Mexico quietly made history this month with a Supreme Court ruling legalizing same-sex marriage across the country. Previously, it was legal only in Mexico City and the states of Coahuila and Quintana Roo.
The high court's ruling effectively overrides all state laws defining marriage as “something to be celebrated between a man and a woman.” The ruling calls such legislation “unconstitutional” and “discriminatory.”
Activists are hailing the decision as an irreversible step in the right direction in a country with a reputation for being machista and devoutly Catholic. But the fight's not over. Several of the more conservative states are expected to tangle the court's ruling in red tape by creating obstacles for gay couples to exercise their new right.
Mexico’s LGBTQ community doesn't have a national figure to carry the torch for equal implementation of the law, but here are four up-and-coming activists who are ready the lead the fight on a local level.
"My friends say I might not be Harvey Milk, but they joke I’m Choco Leche (chocolate milk)," jokes Mexican lawyer and LGBTQ activist Jaime Lopez Vela.
Lopez has spent more than 15 years fighting for marriage equality and now works as a “gender defender” in Mexico’s new leftist party MORENA. He says Mexico’s Supreme Court has become the movement's greatest and unexpected ally in the fight for marriage equality
Lopez and his partner David were married in the first same-sex wedding celebrated in Mexico City in March, 2010. That set a precedent that the rest of the country is now catching up to.
“I never thought I would see the day when we would have legalized gay marriage, much less that I would be a key player, or even ever get married,” Lopez told Fusion. “I was surprised by the resolution, even though it has been slowly building up in the Supreme Court ever since we won the right to marry, and the court declared it constitutionally valid.”
He said the court's decision has essentially ended the national debate on gay marriage and all that’s left now is for the states to follow the law.
“We’re free. We can all get married, or divorced, or remarried just like anyone else,” he said defiantly.
Alexi Ali Mendez is a human rights lawyer who has taken on discrimination cases throughout the country. He too thinks the Supreme Court has become the LGBT's most powerful ally because it has “been consistent in each of its rulings” on marriage equality.
“Now we’re working on the final step: reform at the state level,” he told Fusion.
In 2012 Mendez played an instrumental role in a ruling that allowed same-sex marriage via court order in the southern state of Oaxaca. This was considered a landmark case that set a precedent in Mexico, opening a path to nationwide legalization as other courts began calling the traditional definition of marriage “unconstitutional.”
The trickle down effect achieved small milestones in many states throughout Mexico, including Jalisco, Queretaro, Colima, Sinaloa, and others.
“Zacatecas and Tlaxcala are the only states that haven’t set a precedent regarding gay marriage, but they’re next,” Mendez said. “In states like Chihuahua there is enough precedent and social pressure that now, even without reforming their civil code, couples can get married without a court order.”
“Coahuila reformed their code without a supreme court ruling [in September],” becoming the first state to fully legalize same-sex marriage voluntarily, Mendez explained. “This was unprecedented in the country and a totally new dynamic.”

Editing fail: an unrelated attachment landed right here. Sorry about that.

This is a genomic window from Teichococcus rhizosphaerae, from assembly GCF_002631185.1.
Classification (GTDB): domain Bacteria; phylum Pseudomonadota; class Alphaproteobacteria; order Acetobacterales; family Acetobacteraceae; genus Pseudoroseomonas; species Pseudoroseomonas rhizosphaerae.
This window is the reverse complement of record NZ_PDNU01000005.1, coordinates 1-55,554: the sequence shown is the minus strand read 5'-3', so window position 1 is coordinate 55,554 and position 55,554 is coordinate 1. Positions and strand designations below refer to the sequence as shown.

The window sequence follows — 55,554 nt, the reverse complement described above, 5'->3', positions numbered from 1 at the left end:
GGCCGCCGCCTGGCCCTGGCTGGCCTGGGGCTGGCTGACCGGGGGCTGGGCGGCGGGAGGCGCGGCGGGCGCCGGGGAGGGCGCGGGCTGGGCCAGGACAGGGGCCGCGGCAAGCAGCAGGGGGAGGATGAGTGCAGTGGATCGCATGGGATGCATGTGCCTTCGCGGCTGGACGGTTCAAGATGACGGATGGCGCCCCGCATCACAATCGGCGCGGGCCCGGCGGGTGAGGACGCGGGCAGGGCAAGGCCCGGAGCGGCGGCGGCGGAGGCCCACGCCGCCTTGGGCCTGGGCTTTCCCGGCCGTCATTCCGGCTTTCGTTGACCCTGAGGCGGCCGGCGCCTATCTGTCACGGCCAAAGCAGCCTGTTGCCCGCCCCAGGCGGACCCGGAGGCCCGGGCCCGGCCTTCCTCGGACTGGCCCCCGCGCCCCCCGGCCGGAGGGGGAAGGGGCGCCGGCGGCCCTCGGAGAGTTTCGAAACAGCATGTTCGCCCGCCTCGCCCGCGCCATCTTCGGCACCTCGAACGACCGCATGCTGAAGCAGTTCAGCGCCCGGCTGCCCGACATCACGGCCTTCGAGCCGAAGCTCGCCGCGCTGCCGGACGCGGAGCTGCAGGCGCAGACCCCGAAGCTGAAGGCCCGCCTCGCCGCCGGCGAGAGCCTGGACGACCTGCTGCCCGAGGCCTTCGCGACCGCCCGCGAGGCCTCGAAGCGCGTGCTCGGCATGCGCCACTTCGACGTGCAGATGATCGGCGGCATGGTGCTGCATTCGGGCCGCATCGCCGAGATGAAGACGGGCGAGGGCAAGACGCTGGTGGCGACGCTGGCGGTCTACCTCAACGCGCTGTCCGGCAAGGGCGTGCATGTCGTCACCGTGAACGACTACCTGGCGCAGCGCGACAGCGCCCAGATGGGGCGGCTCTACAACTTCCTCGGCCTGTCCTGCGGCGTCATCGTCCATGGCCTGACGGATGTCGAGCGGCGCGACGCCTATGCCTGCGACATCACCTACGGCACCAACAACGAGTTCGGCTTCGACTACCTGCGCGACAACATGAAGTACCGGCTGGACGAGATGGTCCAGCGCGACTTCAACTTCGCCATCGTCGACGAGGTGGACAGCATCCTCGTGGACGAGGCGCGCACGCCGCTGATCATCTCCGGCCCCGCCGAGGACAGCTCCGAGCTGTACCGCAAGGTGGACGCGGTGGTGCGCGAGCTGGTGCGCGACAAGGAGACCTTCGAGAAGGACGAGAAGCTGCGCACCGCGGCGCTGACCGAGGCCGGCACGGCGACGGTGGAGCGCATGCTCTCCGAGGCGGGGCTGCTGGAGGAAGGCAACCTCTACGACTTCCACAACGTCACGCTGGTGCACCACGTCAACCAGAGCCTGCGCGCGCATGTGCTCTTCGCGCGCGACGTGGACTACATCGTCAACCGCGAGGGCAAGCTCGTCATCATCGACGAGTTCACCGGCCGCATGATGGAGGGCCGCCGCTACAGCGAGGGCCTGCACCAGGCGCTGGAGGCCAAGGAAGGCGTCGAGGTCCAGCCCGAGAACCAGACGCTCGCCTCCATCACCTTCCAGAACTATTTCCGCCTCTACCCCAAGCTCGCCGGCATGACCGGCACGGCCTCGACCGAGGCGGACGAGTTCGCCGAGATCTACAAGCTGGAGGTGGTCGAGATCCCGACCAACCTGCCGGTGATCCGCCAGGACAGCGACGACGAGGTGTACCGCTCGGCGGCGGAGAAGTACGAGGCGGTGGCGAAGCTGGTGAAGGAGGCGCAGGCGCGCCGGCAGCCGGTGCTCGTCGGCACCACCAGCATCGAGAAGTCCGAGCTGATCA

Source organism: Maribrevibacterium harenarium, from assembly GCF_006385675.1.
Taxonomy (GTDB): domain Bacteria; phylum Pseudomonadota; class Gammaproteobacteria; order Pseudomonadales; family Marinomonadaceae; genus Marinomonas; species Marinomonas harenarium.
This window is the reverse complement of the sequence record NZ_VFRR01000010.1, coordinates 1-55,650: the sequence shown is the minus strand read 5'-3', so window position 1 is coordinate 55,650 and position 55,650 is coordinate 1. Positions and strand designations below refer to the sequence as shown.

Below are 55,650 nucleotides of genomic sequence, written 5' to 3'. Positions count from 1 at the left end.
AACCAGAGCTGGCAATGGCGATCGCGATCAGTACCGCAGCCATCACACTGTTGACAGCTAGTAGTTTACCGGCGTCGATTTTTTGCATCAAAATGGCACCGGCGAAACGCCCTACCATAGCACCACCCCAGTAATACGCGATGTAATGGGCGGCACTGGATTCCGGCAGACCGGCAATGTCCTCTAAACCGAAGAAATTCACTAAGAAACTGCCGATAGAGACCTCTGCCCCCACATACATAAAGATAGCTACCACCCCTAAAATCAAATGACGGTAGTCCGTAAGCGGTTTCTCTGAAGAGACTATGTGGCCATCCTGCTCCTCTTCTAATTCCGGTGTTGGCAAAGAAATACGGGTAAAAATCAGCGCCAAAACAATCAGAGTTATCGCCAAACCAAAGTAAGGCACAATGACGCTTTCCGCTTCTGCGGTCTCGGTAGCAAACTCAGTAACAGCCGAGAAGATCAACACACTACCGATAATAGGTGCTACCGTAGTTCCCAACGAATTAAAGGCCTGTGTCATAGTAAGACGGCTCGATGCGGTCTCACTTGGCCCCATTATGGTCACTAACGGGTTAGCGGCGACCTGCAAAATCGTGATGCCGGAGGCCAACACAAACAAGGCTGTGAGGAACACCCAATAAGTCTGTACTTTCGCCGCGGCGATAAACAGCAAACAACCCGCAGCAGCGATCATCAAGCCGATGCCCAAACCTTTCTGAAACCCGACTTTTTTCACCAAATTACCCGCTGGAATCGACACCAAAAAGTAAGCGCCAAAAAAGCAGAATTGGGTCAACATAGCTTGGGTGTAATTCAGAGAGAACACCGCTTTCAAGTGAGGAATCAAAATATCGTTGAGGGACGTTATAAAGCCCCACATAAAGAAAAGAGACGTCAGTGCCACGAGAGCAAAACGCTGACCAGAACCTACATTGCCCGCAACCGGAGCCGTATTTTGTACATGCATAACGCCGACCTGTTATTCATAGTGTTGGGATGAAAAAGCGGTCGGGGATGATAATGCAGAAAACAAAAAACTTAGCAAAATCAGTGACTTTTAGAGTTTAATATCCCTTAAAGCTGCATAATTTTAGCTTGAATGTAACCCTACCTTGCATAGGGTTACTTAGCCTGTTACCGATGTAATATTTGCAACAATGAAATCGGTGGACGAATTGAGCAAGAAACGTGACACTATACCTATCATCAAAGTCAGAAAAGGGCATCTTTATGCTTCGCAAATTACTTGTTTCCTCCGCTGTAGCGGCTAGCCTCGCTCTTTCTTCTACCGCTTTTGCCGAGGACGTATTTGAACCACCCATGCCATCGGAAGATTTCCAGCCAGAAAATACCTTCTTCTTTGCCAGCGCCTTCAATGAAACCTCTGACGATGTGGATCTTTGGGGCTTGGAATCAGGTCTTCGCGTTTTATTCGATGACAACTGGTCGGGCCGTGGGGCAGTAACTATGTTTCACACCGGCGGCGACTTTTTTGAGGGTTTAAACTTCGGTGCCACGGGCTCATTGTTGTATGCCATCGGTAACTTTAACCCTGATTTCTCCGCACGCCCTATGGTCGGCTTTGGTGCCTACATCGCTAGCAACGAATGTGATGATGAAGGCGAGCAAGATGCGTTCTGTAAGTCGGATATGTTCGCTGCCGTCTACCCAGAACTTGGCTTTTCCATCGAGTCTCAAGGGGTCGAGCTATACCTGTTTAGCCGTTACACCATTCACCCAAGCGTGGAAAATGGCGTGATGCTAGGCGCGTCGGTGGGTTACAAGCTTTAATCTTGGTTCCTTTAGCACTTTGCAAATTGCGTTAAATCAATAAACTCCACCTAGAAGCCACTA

Mendez said that the only thing standing in the way of marriage equality now is the “political willpower” to implement the law.
And that’s where activists come into play.
Fernando Urias and his partner Victor Aguirre made history in Mexicali as the first couple to get married there earlier this year. But they had to jump over a bunch of hurdles to make it happen.
The city repeatedly found creative ways to thwart a Supreme Court ruling in the couple’s favor, refusing to grant them a marriage license four times.
As the fight reached levels of absurdity, with the couple getting locked out of city hall on one marriage attempt, deemed them “too insane” on another, and forced to evacuate the building due to alleged “bomb threat” on a third wedding date.
Fernando and Victor were finally allowed to marry on Jan. 17. The ceremony took place in the parking lot of Mexicali’s city hall.
“I think we’re making progress,” Urias told Fusion after this month’s landmark decision.
One of the most emblematic cases of LGBT rights violations in Mexico occurred in 2008, when Agustin Estrada Negrete was fired from his job as the principal of a state school for disabled children after wearing a red dress to a gay pride march. After protesting his dismissal in front of the governor’s palace, he was put in jail, where he was allegedly tortured and repeatedly raped. He then fled to the United States, becoming the first Mexican to be granted political asylum here on grounds of persecution as a homosexual .
He too is celebrating the Mexican high court's decision, but says he'd like to see greater buy-in from the states.
“This is important, but what would truly be historic is for the states to approve it individually,” Estrada told Fusion in a phone interview from San Diego. “We still need laws to criminalize people who promote homophobia, or violence against gays.”
Thought there's a lot of work to be done, Estrada says Mexico's LGBT community should not hesitate to celebrate this victory.
“The Supreme Court made the right decision, and all countries should copy what has just happened in Mexico,” he said.
Andrea Noel is a freelance journalist based in Mexico
Rafa Fernandez De Castro is a Fusion consultant for Mexico and Latin America. He covers Mexican youth, politics, culture, narcos and funny stuff once in a while.